“Choosing Colleges 101: Rankings aren’t that important”

Bri Chew/HIGHLANDER
Bri Chew/HIGHLANDER

 

College can’t be defined by a ranking on some prestigious newspaper’s “best colleges” list. The fact that such a large amount of high school seniors and transfer students rely so heavily on these rankings is extremely troubling. They are limiting because they hinder prospective students from having a real experience at a university before being bombarded with specific numbers as well as stereotypes and prejudices that are associated with them. College students are critically judging their potential schools based off of rankings made by people with no direct connection to them. Ultimately, they do a great deal of harm and offer little to no help. They will lose their significance as soon as students stop giving them attention.

An essential part of college that is completely ignored by these flawed numbers is personal experience.

College is mostly about your individual growth and truly understanding who you are as a person. Through your triumphs and hardships, you will become more educated and at one with your true self. If at the end of college you’re still the same person you were when you started, then you ultimately wasted your time. Things such as making lifelong friends, going to collegiate events and becoming a part of your university are all major aspects of college that are completely ignored. Wherever you attend college is not only going to immediately grow on you, but will become a very special place to you personally because of everything that you will experience there. In college, you will meet many people, discover new and interesting subjects and learn more about yourself than ever before.

In September 2015, U.S News released their college rankings with UCR at 121st. In another one by Washington Monthly, UCR was second in the nation. The noticeable difference in UCR’s status by these two ranking systems illuminates the bias different sources can have. While U.S. News focuses more on percentage of alumni who donate and undergraduate academic excellence, while Washington Monthly focuses more on “Social mobility (recruiting and graduating low-income students), research (producing cutting-edge scholarship and PhDs), and Service (encouraging students to give something back to their country).” Frankly, college rankings don’t encapsulate the entire college journey, and thus, they should have little to no influence in the prospective student’s decision process.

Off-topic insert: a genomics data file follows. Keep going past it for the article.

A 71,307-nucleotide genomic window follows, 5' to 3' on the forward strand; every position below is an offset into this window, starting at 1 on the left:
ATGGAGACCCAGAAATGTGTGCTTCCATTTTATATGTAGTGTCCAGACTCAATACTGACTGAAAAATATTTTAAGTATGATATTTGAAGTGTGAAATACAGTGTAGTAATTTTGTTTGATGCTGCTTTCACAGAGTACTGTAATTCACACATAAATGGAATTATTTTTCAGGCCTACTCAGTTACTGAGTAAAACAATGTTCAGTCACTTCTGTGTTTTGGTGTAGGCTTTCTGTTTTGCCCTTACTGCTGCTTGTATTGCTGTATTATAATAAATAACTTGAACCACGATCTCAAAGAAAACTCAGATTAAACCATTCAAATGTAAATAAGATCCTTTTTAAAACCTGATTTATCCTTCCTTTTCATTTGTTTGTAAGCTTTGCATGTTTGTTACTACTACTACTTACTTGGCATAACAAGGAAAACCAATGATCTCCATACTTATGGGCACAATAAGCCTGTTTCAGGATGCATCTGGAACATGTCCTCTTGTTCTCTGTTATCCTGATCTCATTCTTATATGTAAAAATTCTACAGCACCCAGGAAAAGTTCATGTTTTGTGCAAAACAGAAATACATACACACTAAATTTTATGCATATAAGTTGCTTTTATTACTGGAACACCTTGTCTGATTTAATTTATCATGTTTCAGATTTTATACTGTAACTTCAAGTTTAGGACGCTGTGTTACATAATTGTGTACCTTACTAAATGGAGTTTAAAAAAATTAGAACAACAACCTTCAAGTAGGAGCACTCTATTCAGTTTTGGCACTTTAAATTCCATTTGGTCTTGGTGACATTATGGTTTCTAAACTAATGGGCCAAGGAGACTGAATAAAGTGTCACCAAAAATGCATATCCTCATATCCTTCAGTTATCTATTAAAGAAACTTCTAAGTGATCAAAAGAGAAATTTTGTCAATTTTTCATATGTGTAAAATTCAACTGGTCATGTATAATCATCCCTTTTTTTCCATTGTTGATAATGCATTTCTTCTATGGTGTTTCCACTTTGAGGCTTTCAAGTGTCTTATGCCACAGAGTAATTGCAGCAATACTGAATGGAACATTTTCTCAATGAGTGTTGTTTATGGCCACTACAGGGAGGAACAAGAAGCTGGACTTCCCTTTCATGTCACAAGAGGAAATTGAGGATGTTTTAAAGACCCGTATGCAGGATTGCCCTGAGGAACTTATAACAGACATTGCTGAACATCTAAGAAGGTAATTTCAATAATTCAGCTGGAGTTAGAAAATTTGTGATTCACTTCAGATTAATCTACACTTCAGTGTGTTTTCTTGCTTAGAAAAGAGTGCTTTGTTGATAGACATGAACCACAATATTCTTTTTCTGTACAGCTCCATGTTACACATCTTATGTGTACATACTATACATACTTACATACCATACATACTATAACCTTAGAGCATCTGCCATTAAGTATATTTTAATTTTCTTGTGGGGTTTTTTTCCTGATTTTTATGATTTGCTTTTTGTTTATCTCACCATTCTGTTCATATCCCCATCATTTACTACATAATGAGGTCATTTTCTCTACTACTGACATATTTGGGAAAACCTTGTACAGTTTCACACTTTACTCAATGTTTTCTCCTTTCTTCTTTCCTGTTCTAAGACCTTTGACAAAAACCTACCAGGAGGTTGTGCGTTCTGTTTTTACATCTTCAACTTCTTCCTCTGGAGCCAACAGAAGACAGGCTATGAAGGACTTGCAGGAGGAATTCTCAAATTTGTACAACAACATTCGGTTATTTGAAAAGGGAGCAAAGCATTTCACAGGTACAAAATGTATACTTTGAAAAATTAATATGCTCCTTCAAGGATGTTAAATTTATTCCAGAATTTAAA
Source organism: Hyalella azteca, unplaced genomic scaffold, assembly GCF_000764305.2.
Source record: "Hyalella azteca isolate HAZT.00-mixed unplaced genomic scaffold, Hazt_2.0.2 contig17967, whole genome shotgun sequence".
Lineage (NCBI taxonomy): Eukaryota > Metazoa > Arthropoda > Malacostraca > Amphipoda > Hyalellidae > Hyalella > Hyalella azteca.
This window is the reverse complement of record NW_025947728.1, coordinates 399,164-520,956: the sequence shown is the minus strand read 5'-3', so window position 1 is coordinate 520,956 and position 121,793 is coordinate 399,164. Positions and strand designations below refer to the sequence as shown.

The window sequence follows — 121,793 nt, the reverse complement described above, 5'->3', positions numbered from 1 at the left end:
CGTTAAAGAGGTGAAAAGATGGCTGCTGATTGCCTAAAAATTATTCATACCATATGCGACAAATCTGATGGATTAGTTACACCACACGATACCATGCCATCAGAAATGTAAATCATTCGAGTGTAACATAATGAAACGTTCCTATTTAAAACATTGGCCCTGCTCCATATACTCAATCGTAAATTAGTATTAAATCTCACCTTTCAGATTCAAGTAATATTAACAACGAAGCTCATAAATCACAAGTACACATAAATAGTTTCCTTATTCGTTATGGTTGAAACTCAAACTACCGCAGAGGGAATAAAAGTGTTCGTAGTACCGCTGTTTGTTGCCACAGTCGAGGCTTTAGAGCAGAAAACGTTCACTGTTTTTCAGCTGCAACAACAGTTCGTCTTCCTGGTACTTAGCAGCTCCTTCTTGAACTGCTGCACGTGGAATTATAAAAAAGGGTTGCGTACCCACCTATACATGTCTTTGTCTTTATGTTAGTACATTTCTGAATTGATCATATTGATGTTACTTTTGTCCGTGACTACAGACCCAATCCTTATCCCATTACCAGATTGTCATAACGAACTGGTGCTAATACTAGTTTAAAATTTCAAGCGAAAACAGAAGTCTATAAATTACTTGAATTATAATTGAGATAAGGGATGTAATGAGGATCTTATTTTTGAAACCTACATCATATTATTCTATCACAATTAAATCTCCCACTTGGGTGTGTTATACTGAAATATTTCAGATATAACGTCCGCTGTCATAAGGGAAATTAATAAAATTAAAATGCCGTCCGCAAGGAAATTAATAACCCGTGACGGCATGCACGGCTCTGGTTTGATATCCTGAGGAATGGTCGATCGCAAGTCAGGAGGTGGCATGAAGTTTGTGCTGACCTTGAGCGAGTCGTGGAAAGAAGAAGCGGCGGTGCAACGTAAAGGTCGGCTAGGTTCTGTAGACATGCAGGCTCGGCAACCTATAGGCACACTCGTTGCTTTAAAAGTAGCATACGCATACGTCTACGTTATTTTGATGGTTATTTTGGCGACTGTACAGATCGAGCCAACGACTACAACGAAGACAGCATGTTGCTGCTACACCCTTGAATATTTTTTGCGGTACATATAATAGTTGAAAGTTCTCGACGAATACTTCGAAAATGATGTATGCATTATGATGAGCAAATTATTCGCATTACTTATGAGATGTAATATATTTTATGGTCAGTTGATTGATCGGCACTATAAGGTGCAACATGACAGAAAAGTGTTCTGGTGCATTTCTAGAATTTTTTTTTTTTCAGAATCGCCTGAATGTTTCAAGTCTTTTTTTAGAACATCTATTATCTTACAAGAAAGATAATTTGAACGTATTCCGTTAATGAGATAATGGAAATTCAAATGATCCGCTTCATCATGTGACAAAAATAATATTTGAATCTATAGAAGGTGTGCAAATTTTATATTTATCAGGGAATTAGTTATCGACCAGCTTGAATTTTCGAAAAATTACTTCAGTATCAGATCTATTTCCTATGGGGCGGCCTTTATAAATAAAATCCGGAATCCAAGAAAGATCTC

No numbers can guarantee your experience at any institution and thus shouldn’t be a deciding factor in what school you choose to attend. College is just another stepping stone in this wonderful adventure we have come to know as life, and you shouldn’t hinder yourself the special opportunity of attending a specific university solely because of its ranking.

In addition, you shouldn’t completely focus on a college’s social reputation or nicknames associated with the school, such as “UC Rejects” for UCR. That nickname and ideology are beyond senseless. Tens of thousands of students apply to UCR in hopes of admission every year. UCR also boasts the only creative writing and public policy (undergraduate) majors in the UC system.

Whether it is UCR or any other college, I have a personal motto about college that you should consider when dealing with prospective students’ concerns about a collegiate ranking: “You make the school, the school doesn’t make you.” Regardless of where you go to school, you are going to get out of it as much as you put in. So don’t chase after a university with a prestigious name or positive numbers, but rather find yourself at your university and thrive without limits.

You’re here for a reason; find your purpose.

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